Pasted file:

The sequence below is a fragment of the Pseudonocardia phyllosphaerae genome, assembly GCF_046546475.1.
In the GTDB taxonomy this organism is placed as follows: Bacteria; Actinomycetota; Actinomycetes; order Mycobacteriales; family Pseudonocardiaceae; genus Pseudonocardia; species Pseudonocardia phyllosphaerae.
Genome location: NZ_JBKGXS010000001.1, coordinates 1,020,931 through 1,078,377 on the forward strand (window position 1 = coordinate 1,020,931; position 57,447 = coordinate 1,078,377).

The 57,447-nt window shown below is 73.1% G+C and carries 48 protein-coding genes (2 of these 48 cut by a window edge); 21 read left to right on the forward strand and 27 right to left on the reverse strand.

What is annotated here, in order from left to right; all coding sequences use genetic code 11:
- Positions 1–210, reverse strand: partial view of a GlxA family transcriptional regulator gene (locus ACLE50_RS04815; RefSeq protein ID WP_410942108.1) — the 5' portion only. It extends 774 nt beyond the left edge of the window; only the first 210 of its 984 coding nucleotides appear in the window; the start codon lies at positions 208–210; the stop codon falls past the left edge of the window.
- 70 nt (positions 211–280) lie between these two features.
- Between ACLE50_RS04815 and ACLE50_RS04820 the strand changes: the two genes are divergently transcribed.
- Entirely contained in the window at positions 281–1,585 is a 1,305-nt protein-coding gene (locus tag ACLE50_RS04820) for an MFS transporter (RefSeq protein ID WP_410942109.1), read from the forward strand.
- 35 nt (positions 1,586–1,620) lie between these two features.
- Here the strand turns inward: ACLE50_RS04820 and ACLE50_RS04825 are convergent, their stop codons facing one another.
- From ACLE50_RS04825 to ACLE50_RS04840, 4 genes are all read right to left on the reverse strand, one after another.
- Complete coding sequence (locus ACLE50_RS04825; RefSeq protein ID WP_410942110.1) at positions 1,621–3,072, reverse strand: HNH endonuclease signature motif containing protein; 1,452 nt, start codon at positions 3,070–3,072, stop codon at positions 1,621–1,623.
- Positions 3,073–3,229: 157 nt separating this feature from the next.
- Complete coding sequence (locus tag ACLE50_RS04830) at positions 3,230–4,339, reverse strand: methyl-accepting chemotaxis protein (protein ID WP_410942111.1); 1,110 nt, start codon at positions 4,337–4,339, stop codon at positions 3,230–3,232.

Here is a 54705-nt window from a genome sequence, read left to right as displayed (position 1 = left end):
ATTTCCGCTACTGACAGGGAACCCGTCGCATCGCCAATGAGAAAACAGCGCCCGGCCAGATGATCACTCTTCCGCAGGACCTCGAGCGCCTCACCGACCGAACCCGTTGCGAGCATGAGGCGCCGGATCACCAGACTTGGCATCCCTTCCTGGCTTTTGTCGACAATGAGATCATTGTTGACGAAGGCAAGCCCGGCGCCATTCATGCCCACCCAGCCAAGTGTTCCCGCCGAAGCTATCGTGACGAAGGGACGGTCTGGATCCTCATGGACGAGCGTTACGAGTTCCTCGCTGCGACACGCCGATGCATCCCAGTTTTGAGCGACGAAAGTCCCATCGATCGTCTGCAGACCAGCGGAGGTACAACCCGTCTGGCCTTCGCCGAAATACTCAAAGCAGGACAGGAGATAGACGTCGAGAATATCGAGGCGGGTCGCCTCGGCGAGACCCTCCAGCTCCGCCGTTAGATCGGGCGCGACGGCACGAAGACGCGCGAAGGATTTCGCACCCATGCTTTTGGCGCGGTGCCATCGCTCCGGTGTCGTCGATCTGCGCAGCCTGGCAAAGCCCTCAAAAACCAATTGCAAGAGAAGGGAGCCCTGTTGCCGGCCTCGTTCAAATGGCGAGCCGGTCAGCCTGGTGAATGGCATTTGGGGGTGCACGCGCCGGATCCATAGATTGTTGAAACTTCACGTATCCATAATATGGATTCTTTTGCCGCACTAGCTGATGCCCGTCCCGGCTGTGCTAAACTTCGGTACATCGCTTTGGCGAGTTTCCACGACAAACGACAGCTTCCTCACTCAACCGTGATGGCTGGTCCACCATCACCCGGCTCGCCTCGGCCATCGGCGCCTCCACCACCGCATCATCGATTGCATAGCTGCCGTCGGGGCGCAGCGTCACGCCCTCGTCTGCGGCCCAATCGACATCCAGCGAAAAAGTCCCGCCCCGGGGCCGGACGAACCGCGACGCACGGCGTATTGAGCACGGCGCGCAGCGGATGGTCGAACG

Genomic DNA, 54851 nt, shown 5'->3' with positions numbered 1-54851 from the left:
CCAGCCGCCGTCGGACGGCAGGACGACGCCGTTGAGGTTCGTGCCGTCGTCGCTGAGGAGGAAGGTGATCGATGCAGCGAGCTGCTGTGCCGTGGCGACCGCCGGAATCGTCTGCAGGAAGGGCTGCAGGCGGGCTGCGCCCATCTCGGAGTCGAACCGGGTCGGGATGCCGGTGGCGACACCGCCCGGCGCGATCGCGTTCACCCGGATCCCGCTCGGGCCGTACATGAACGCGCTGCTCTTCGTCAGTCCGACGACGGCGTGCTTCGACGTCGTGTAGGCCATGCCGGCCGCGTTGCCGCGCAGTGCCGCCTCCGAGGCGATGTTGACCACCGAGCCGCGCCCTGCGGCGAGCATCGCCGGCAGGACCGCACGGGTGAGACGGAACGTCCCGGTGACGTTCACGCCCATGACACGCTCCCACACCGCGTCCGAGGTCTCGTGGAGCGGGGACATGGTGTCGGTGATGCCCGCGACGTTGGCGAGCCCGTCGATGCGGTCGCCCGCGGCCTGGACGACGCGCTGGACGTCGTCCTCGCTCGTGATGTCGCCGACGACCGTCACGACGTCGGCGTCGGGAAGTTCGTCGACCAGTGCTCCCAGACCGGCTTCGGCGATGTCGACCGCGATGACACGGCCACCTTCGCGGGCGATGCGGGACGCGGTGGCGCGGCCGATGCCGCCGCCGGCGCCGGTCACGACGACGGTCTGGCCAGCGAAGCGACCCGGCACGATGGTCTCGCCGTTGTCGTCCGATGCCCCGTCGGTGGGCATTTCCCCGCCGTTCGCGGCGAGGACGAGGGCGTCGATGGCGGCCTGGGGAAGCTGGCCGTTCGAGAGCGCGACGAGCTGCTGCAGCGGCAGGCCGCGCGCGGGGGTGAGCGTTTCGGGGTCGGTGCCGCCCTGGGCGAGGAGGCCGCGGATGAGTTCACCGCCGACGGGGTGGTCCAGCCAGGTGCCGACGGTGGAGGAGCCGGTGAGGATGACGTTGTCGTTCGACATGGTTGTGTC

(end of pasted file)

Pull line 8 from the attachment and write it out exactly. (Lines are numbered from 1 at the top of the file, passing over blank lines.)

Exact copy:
- Between ACLE50_RS04815 and ACLE50_RS04820 the strand changes: the two genes are divergently transcribed.